The advent and use of smart contracts represent a groundbreaking innovation within the realm of blockchain technology. These type of contracts have emerged as a transformative force, reshaping traditional agreements and transactions.
Smart contracts are programs stored on blockchain, that run when predetermined conditions are met. They are typically used to automate the execution of an agreement, so that all participants can be immediately certain of the outcome, without any intermediary’s involvement or time loss. (IBM.com)
But while smart contracts offer many advantages, they also come with certain limitations.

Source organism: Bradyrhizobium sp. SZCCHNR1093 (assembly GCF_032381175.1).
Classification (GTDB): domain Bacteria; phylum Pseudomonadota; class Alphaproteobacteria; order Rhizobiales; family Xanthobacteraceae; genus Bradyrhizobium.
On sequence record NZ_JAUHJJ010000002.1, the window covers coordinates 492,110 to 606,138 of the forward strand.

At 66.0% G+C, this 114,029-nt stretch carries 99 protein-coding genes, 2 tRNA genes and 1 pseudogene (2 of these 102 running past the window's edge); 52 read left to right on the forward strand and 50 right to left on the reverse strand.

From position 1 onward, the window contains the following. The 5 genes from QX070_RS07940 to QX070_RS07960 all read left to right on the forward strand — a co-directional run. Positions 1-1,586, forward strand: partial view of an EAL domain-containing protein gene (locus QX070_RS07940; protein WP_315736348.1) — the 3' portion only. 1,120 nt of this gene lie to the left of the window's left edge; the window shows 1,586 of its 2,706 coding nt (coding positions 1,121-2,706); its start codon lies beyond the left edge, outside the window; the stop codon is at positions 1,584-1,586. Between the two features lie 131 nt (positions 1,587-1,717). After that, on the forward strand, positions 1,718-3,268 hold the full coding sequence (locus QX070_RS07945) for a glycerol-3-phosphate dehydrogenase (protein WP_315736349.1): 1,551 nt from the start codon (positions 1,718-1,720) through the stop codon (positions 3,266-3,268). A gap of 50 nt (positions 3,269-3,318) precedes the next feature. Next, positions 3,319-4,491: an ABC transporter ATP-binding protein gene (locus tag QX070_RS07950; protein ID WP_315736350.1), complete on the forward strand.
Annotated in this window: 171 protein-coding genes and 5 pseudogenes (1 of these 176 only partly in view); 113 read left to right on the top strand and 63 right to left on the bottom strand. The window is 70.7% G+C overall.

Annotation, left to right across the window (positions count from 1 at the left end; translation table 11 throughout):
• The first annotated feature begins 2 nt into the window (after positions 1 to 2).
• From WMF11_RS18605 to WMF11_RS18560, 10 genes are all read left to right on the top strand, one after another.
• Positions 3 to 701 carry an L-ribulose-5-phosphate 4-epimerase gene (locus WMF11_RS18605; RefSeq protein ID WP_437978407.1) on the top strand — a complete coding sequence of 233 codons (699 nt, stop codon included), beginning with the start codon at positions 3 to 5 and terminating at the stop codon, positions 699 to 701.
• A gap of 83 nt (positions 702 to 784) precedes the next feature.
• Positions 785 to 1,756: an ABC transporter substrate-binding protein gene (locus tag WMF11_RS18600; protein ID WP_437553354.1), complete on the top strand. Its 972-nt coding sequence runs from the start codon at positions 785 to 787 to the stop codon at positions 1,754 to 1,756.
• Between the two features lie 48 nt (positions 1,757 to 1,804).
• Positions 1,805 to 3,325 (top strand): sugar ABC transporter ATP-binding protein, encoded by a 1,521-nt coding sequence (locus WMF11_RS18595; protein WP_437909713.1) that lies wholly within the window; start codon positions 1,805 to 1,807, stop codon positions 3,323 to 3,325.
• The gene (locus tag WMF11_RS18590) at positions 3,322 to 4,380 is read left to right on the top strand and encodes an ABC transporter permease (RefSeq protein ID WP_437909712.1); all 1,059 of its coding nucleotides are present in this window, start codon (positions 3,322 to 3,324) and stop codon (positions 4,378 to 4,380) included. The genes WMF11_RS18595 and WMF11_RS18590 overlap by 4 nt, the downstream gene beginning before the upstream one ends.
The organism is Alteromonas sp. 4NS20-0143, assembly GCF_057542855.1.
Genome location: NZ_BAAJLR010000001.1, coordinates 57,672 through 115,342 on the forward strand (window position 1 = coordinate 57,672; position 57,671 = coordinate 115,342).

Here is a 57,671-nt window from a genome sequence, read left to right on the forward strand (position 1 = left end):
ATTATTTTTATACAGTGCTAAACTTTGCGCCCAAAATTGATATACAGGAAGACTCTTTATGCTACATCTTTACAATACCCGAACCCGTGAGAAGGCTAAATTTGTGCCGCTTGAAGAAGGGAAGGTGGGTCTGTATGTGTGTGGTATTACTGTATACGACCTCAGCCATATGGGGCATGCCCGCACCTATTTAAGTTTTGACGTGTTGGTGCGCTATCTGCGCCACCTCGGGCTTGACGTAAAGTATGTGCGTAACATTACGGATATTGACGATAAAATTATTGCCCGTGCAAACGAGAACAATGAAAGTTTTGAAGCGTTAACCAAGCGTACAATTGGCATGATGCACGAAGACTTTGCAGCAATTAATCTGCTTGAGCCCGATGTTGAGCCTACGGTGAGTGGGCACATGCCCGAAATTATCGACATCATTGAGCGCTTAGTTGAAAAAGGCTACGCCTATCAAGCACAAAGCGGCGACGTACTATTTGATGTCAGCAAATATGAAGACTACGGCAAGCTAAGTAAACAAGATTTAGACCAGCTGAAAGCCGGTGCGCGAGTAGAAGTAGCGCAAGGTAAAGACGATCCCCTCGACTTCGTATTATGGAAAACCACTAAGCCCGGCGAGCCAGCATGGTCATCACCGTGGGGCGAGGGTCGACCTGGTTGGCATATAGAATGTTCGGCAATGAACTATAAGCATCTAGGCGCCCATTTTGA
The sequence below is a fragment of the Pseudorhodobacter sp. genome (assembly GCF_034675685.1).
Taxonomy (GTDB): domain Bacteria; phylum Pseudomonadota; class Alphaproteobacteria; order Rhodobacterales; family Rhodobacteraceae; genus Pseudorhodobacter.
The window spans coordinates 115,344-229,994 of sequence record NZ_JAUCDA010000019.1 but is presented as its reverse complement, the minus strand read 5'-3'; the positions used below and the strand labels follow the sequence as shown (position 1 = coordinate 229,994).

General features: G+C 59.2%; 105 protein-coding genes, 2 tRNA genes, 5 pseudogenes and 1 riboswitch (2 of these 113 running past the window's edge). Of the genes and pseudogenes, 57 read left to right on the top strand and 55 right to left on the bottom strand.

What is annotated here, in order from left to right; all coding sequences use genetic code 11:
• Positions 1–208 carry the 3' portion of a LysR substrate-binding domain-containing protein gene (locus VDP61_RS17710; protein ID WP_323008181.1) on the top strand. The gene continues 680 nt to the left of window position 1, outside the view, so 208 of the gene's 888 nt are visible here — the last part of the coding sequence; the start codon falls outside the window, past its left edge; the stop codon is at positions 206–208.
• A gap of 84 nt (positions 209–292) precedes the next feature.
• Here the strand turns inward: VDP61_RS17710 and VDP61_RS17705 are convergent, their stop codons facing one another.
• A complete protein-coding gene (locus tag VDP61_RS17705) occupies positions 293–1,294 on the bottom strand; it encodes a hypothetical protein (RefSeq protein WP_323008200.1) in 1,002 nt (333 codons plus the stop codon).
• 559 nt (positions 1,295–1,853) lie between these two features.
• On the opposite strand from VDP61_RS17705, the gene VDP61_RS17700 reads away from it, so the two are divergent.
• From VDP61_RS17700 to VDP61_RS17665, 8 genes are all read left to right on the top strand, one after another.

The cryptocurrency Ethereum is the most commonly used blockchain in smart contracts. There are also other platforms such as Binance Smart Chain, Polkadot, Cardano, Solana, and Algorand.
It is the blockchain technology that underpins cryptocurrencies. The chain is typically managed by a peer-to-peer network of computers, for use as a public distributed ledger, where nodes collectively adhere to an algorithm to add and validate new transaction blocks. Once approved/ validated, the transaction is recorded on the ledger and can no longer be changed.